The role of poetry in any society is as a gauge to where that society has been and where that society is going. Whether or not poetry is essential to society brings to mind the famous quote by William Carlos Williams, “It is difficult to get the news from poems, yet men die miserably every day for lack of what is found there.” We need to take poetry out and support poets and poetry and poetry books within our own community and encourage independent bookstores, Barnes & Noble, Amazon, all booksellers to put a real effort into this promotion of poetry.

To presume that this idealistic and romantic space in poetry doesn’t need to be sold because it is right there, that all we need do is place it out, “build it and they will come” but truly we also have to recognize that we live in a contemporary society where the vehicle is selling, producing and putting it out as part of our culture and we poets participate in the culture every day. To consider that we are not part of our culture but sit in some secret space is absurd; we drive cars, we go out to eat, go to movies, we buy food, we pay bills, have bank accounts just like anybody else in the society. If we are writers, if we are poets, we are also part of what it takes to sell books, to play them out where members of the populace can pick them up, read them and gain whatever beauty, truth and love might be in them.

Small poetry presses like Poetic Matrix Press are essential to the literary life of a culture. We showcase new, unknown poets. We provide them with a means of presenting their work to a wider world. We are part of a long, important history of literature. The list of small press and personally published work goes on (Stephen Crane, e.e. cummings, Benjamin Franklin, Rudyard Kipling, D.H. Lawrence, Thomas Paine, Edgar Allan Poe, Ezra Pound, Carl Sandburg, George Bernard Shaw, Gertrude Stein, Henry David Thoreau and Mark Twain, to name but a few. This is the way new work and new ideas enter the world. We will continue to do our part, it would be nice if Barnes & Noble would do more to advance this most important cultural form.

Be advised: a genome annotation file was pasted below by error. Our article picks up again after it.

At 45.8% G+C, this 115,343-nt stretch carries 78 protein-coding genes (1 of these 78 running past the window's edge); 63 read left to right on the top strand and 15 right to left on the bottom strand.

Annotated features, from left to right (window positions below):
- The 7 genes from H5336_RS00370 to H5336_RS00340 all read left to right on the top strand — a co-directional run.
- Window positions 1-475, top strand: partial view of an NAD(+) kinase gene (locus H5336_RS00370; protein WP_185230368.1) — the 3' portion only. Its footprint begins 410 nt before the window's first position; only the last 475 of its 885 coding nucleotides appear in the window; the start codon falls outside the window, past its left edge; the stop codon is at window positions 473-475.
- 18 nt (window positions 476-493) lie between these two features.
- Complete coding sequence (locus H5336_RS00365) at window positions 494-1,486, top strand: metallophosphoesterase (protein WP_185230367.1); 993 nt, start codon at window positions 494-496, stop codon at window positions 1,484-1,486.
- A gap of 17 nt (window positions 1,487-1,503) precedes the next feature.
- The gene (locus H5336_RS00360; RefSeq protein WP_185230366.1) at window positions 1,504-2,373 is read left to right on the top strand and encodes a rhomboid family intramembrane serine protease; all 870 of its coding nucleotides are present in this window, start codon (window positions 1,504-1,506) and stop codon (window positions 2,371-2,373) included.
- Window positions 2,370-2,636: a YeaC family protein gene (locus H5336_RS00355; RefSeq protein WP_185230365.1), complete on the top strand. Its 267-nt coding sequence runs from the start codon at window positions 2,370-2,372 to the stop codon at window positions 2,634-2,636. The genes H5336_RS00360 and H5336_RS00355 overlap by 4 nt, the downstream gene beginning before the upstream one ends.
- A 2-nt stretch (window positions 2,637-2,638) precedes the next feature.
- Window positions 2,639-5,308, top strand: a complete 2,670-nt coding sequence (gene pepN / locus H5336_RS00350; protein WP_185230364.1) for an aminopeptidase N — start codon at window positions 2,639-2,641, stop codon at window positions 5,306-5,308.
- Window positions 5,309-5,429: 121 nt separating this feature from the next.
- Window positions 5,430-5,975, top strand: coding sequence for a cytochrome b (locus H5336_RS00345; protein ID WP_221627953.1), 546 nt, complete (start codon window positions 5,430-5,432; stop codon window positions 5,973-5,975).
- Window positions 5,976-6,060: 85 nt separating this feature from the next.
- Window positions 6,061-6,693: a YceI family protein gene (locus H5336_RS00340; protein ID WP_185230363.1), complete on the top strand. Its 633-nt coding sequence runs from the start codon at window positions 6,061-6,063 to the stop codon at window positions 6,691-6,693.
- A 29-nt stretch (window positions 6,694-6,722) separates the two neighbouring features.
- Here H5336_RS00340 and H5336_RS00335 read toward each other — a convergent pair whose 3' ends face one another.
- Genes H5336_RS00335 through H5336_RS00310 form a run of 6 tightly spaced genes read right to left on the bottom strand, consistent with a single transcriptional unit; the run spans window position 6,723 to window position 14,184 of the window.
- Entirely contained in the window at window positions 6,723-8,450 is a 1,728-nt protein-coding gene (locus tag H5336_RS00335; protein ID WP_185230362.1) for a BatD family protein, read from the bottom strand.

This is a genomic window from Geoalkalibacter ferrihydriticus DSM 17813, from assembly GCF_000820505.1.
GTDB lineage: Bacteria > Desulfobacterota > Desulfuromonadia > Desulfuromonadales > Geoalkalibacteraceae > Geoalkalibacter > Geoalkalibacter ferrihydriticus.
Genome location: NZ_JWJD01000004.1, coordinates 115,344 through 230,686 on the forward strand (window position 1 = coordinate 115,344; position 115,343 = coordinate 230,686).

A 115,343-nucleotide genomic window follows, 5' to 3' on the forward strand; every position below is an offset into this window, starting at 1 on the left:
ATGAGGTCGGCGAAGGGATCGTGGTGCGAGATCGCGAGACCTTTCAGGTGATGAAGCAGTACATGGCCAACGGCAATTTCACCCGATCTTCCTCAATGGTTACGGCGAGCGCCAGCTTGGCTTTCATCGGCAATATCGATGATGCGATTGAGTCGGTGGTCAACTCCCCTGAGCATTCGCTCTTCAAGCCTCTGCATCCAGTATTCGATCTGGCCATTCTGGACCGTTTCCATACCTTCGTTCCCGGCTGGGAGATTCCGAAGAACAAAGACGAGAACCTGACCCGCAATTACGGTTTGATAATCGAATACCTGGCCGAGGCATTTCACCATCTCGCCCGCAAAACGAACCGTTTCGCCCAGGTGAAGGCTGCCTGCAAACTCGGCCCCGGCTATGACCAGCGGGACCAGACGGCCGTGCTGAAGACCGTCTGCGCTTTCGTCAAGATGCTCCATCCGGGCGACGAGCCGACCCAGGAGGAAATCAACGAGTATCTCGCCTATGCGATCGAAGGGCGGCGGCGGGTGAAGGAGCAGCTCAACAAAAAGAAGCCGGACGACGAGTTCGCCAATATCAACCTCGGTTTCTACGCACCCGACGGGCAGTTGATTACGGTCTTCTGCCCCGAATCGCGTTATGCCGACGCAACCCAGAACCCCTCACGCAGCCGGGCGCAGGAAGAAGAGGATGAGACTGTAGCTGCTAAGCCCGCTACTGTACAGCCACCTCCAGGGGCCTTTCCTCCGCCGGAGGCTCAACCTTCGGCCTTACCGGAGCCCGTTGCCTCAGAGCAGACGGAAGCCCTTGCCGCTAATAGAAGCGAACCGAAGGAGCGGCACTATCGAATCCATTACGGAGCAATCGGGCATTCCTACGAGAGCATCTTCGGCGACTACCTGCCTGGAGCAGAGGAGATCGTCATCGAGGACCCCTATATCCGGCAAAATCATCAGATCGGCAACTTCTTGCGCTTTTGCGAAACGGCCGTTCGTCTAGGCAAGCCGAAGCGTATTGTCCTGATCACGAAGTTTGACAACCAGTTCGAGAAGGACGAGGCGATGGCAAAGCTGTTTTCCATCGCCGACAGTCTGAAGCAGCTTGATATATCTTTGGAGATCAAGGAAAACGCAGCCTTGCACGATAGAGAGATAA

John Peterson, Publisher Poetic Matrix Press

Muso Soseki

Still from the film Baraka

The sounds of the stream
splash out
the Buddha’s sermon
Don’t say
that the deepest meaning
comes only from one’s mouth
Day and night
eighty thousand poems
arise one after the other
and in fact
not a single word
has ever been spoken

—Muso Soseki (1275-1351). Translated by W.S. Merwin  and Soiku Shigematsu

Martha Graham

There is a vitality, a life-force, an energy…that is translated through you into action. And because there is only one of you in all time, this expression is unique. If you block it, it will never exist… It is not your business to determine how good it is…It is your business to keep it yours clearly and directly, to keep the channel open. –Martha Graham


When we see truly, there is nothing at all.
There is no person; there is no Buddha.
Innumerable things of the universe
Are just bubbles on the sea.
Wise sages are all like flashes of lightning.

—Yoka Genkaku (665-713 CE), Shodoka


Seen by the eye of faith
the cherry blossoms
are always about to fall.
It is a rare privilege to be born
as a human being,
as we happen to be.
If we do not achieve
enlightenment in this life,
when do we expect to achieve it?


Landscape of a Woman and a Hummingbird

Landscape of a Woman and a Hummingbird
Joseph Milosch
New from Poetic Matrix Press
Available on our website

Climbing Modjeska Peak

It is the same, climbing a mountain
or a high-tension power pole.
The world becomes smaller
as I climb, fixing my eyes
on fractures and fissures
no thicker than a quarter inch.
Creeping up, I follow a trail
of finger-holds as I scale
rock faces, not metal struts.

The world is above, below,
and around me, but I
can’t see more than
a foot in front of me.
Pausing on a ledge, I repeat
a cliché about the view.
At the top, the world expands
into a giant circle.

Standing in the center,
I stretch my arms
and become a cross
visible from the coast;
continuing to lift my arms,
I form a Y. Spinning once
around, I find the world
stands still, and that the earth
shrinks to the size of a pedestal
to keep me from falling into space.


Lyn Lifshin
New from Poetic Matrix Press
Available on our website


the teenagers
chattered with their
teachers as the school
bus rattled along the
country road. They
just finished a term
paper and broke out
singing a Pashton
song. That music must
have been the last
thing Malala heard,
one of the last she
Two men flagged down
the bus, boarded,
screamed. Which one
is Malala? Silence.
The rust leaves all
that moved in the
breeze. The girls,
terrified, frozen. Only
their eyes moved to
That one the gun
man said. Fired two
shots. Then he fled.
The Teacher said
to the local hospital,
stared in horror at
Malala’s body, bleeding
and bleeding, unconscious
in her friend’s lap.

Spangling Darkness

Spangling Darkness
Raphael Block
poetry and songs
New from Poetic Matrix Press
Available on our website

New Year

Our celebrations were small affairs
with one or two present at most,
like the welcome my wife and daughter
gave the New Year, with carefully
prepared round, sand-filled trays,
candles of all shapes and heights arranged
until the moment ignited and light
generously swirled and flowed
out and in our eyes
linked in wonder.

Or the birthdays of simple homemade
stirrings of cakes, smiles, and wings.

Now they fill my dark nights
with soft flickerings.